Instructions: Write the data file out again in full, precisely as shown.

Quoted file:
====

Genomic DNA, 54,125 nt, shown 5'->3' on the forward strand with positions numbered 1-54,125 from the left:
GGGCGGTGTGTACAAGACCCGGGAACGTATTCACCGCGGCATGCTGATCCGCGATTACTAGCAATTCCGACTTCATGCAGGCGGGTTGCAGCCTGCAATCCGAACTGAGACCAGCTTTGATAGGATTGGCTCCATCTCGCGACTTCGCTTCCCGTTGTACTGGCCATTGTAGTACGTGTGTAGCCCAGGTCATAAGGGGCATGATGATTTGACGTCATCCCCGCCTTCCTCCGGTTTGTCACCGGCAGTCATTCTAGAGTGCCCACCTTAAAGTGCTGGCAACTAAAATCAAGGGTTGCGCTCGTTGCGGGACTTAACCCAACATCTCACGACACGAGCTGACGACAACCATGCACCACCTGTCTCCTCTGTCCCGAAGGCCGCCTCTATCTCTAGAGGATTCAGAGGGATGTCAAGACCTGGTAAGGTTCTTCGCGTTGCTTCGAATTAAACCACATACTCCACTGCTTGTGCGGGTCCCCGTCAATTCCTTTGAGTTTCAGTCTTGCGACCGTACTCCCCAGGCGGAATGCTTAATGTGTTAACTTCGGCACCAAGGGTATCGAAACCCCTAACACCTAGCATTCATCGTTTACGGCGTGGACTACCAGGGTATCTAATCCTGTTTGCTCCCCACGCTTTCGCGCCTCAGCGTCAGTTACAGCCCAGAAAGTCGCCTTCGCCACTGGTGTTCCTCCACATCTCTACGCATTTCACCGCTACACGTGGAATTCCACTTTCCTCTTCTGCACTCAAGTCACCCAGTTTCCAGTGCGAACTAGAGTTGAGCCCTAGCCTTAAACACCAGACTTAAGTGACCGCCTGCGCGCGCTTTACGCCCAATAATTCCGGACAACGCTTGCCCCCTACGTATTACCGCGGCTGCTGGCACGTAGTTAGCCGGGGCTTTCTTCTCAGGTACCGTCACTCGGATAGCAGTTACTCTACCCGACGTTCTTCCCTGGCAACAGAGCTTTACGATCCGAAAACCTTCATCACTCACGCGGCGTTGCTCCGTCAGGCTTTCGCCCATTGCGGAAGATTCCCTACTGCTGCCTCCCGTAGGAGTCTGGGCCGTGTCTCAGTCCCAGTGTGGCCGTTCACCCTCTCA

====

Genomic DNA, 54,125 nt, shown 5'->3' on the forward strand with positions numbered 1-54,125 from the left:
GGGCGGTGTGTACAAGACCCGGGAACGTATTCACCGCGGCATGCTGATCCGCGATTACTAGCAATTCCGACTTCATGCAGGCGGGTTGCAGCCTGCAATCCGAACTGAGACCAGCTTTGATAGGATTGGCTCCATCTCGCGACTTCGCTTCCCGTTGTACTGGCCATTGTAGTACGTGTGTAGCCCAGGTCATAAGGGGCATGATGATTTGACGTCATCCCCGCCTTCCTCCGGTTTGTCACCGGCAGTCATTCTAGAGTGCCCACCTTAAAGTGCTGGCAACTAAAATCAAGGGTTGCGCTCGTTGCGGGACTTAACCCAACATCTCACGACACGAGCTGACGACAACCATGCACCACCTGTCTCCTCTGTCCCGAAGGCCGCCTCTATCTCTAGAGGATTCAGAGGGATGTCAAGACCTGGTAAGGTTCTTCGCGTTGCTTCGAATTAAACCACATACTCCACTGCTTGTGCGGGTCCCCGTCAATTCCTTTGAGTTTCAGTCTTGCGACCGTACTCCCCAGGCGGAATGCTTAATGTGTTAACTTCGGCACCAAGGGTATCGAAACCCCTAACACCTAGCATTCATCGTTTACGGCGTGGACTACCAGGGTATCTAATCCTGTTTGCTCCCCACGCTTTCGCGCCTCAGCGTCAGTTACAGCCCAGAAAGTCGCCTTCGCCACTGGTGTTCCTCCACATCTCTACGCATTTCACCGCTACACGTGGAATTCCACTTTCCTCTTCTGCACTCAAGTCACCCAGTTTCCAGTGCGAACTAGAGTTGAGCCCTAGCCTTAAACACCAGACTTAAGTGACCGCCTGCGCGCGCTTTACGCCCAATAATTCCGGACAACGCTTGCCCCCTACGTATTACCGCGGCTGCTGGCACGTAGTTAGCCGGGGCTTTCTTCTCAGGTACCGTCACTCGGATAGCAGTTACTCTACCCGACGTTCTTCCCTGGCAACAGAGCTTTACGATCCGAAAACCTTCATCACTCACGCGGCGTTGCTCCGTCAGGCTTTCGCCCATTGCGGAAGATTCCCTACTGCTGCCTCCCGTAGGAGTCTGGGCCGTGTCTCAGTCCCAGTGTGGCCGTTCACCCTCTCA